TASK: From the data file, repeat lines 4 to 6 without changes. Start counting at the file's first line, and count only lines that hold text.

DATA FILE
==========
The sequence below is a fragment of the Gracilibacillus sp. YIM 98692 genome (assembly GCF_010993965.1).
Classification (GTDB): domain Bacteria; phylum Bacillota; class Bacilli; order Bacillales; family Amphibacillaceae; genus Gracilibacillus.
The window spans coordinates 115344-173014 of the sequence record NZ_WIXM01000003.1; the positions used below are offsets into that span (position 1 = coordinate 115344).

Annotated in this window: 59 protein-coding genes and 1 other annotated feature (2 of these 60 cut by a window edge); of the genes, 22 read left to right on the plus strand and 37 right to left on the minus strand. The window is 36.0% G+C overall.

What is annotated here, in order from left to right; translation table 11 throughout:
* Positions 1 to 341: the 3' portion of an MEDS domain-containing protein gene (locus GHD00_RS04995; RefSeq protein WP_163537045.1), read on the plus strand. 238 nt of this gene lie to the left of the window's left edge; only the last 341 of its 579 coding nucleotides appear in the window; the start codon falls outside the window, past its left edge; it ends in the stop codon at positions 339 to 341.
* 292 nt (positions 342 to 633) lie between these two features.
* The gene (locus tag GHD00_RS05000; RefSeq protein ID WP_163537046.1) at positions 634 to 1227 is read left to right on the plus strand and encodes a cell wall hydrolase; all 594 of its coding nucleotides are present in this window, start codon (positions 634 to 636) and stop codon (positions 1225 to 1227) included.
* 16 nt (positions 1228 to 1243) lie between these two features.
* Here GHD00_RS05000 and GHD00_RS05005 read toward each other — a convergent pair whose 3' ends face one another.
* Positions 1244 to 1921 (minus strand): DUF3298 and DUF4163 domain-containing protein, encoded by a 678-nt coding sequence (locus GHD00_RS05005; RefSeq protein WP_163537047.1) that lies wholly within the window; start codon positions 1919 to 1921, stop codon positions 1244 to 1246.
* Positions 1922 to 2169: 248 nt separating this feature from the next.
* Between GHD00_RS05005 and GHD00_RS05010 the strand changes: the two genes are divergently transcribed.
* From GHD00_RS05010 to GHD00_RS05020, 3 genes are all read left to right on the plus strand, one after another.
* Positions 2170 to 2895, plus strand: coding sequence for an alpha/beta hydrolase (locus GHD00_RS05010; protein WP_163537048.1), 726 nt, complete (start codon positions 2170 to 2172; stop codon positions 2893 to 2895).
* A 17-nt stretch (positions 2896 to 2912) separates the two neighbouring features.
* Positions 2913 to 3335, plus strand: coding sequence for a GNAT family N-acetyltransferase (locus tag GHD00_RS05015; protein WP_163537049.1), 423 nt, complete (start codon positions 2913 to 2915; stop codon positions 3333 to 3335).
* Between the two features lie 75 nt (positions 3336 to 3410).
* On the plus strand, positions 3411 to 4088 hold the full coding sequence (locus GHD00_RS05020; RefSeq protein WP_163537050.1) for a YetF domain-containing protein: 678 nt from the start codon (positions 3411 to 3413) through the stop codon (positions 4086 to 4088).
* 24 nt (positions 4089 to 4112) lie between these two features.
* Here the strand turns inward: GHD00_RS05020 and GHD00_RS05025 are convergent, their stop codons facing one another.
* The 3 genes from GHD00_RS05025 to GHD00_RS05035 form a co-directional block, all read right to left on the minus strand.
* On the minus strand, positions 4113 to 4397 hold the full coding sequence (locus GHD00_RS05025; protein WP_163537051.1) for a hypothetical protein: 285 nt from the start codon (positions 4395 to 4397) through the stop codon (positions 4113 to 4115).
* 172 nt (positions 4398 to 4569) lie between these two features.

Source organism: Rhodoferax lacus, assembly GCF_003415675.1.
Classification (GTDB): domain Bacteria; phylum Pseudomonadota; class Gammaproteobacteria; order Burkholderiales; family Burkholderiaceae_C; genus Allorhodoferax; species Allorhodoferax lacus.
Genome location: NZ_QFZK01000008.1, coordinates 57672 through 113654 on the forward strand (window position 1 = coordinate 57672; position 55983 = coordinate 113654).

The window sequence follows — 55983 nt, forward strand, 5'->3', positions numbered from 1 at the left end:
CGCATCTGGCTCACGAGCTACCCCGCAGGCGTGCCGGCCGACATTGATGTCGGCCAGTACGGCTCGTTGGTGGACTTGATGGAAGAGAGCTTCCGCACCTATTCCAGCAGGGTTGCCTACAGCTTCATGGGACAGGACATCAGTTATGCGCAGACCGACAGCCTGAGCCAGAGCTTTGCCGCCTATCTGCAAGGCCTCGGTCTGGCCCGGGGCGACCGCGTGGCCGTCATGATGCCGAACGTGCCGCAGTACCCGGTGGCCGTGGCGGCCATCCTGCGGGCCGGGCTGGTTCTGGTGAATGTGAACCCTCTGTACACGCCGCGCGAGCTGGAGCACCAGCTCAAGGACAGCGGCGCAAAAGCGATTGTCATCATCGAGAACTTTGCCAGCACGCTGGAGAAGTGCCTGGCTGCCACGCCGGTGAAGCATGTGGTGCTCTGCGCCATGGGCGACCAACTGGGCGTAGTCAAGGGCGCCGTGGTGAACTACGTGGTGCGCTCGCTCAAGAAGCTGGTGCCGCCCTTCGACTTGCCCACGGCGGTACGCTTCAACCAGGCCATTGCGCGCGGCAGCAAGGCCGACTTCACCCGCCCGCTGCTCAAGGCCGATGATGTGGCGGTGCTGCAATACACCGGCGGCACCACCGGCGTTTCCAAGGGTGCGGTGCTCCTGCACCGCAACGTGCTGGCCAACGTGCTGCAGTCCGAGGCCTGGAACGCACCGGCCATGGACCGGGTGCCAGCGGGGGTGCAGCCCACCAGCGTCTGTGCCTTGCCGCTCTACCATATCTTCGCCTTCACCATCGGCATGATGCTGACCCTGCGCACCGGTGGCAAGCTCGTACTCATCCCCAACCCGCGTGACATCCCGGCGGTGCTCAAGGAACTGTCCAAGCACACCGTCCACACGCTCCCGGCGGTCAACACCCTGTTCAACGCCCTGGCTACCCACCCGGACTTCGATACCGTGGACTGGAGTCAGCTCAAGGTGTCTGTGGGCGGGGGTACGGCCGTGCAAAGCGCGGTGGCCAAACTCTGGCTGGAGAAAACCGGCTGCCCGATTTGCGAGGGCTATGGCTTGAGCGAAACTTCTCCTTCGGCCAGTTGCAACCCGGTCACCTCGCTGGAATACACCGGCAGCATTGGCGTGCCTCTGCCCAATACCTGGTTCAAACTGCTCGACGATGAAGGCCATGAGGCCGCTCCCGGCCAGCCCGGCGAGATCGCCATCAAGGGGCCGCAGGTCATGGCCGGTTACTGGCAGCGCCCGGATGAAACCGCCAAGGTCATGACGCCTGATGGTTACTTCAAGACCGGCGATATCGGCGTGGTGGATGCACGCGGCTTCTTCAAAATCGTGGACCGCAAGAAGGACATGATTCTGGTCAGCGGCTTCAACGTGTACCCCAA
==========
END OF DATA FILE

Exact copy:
Annotated in this window: 59 protein-coding genes and 1 other annotated feature (2 of these 60 cut by a window edge); of the genes, 22 read left to right on the plus strand and 37 right to left on the minus strand. The window is 36.0% G+C overall.

What is annotated here, in order from left to right; translation table 11 throughout:
* Positions 1 to 341: the 3' portion of an MEDS domain-containing protein gene (locus GHD00_RS04995; RefSeq protein WP_163537045.1), read on the plus strand. 238 nt of this gene lie to the left of the window's left edge; only the last 341 of its 579 coding nucleotides appear in the window; the start codon falls outside the window, past its left edge; it ends in the stop codon at positions 339 to 341.